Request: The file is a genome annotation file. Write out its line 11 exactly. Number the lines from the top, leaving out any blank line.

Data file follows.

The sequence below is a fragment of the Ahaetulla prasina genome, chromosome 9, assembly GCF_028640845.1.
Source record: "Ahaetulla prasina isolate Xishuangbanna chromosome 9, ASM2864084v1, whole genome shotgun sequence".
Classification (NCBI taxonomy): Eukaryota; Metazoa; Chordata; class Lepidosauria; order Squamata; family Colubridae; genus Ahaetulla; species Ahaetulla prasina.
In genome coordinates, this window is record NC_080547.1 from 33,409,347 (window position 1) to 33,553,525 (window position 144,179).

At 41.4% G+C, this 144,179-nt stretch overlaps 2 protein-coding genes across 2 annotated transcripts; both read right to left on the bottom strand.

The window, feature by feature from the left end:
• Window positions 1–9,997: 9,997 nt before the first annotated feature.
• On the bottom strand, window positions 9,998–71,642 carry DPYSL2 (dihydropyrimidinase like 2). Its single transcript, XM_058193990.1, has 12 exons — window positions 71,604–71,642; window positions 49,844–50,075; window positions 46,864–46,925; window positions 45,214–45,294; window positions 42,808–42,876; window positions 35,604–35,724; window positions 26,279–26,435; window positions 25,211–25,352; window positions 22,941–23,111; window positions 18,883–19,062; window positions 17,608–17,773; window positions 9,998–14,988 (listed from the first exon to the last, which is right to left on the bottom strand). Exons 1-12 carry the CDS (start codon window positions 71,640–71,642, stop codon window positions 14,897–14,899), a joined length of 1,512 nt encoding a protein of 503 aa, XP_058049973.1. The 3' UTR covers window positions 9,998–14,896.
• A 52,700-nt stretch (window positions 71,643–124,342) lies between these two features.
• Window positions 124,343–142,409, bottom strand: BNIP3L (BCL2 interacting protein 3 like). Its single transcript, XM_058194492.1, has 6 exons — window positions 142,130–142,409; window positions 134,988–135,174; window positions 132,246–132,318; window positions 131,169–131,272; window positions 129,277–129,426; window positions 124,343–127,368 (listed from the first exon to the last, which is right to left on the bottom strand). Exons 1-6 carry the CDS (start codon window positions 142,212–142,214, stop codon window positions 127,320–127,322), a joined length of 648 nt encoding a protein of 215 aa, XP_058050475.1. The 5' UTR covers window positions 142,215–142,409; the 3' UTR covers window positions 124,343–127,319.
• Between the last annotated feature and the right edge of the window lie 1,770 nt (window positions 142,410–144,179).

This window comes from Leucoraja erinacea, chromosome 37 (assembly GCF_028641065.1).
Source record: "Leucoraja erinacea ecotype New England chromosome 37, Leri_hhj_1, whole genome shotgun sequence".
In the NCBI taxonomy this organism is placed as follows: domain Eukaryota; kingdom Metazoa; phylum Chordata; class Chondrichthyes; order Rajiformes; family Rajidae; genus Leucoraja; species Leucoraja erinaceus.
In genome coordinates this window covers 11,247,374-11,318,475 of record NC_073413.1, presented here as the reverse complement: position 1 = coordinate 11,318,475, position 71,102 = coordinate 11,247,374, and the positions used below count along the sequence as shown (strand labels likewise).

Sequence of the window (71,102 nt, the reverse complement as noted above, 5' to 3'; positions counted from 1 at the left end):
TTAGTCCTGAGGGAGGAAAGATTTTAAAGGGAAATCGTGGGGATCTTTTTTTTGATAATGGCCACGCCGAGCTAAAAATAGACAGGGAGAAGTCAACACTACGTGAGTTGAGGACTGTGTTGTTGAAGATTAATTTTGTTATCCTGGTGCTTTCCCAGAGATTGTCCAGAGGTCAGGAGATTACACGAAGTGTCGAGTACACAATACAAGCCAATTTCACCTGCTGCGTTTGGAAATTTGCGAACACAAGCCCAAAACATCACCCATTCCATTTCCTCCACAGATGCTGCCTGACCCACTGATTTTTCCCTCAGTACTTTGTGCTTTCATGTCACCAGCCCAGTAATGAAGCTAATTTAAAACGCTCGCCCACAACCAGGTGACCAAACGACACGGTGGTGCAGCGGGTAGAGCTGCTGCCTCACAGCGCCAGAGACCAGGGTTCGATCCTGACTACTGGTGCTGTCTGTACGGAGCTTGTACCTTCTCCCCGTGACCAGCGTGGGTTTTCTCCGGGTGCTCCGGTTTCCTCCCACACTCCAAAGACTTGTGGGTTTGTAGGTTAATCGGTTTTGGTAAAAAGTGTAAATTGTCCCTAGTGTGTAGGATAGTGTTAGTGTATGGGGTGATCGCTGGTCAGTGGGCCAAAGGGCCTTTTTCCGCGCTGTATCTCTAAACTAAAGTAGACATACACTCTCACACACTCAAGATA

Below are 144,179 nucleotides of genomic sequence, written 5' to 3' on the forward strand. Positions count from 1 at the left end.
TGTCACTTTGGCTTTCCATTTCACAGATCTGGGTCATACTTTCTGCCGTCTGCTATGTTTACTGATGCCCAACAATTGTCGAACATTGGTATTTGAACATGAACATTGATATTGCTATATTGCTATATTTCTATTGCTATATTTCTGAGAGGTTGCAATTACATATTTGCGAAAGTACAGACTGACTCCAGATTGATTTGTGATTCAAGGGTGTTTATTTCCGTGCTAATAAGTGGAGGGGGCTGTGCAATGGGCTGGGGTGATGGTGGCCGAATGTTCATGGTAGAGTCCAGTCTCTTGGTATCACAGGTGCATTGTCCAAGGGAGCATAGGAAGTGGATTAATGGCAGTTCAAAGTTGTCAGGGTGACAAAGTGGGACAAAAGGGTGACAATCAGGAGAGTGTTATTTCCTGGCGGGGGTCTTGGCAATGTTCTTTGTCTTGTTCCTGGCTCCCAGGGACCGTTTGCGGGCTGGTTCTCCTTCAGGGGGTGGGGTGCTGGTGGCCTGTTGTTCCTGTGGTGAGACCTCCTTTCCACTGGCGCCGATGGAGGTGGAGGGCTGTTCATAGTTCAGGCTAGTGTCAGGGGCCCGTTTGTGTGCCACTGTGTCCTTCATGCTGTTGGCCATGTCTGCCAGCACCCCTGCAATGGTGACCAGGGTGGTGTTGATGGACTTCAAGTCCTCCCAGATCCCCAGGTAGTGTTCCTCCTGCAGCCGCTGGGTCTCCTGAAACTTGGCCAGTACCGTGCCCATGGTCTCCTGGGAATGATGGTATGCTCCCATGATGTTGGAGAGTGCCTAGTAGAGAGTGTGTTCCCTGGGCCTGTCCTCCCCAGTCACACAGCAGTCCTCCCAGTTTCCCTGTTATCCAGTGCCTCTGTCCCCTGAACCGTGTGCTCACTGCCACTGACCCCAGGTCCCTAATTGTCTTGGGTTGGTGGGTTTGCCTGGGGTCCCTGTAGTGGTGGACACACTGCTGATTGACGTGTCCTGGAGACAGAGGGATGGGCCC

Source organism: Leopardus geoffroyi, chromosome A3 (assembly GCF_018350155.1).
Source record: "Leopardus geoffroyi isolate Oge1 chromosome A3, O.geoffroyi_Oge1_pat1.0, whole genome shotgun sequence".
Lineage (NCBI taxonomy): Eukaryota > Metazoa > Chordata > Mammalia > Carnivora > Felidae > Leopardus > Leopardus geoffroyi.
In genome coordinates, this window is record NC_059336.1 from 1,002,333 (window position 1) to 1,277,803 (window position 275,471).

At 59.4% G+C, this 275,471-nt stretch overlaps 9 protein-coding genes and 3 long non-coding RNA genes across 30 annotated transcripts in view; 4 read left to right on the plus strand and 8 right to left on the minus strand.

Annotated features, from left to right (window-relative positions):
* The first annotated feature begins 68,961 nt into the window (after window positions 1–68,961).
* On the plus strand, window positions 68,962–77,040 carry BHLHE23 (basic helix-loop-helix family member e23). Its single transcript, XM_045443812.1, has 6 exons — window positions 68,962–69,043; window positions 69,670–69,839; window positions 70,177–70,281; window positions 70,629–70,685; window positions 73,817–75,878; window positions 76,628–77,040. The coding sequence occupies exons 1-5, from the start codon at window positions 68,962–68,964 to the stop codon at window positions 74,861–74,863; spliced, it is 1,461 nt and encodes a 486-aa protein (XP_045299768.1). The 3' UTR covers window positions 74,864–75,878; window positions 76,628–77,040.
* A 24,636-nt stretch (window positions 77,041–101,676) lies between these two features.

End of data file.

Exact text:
• Between the last annotated feature and the right edge of the window lie 1,770 nt (window positions 142,410–144,179).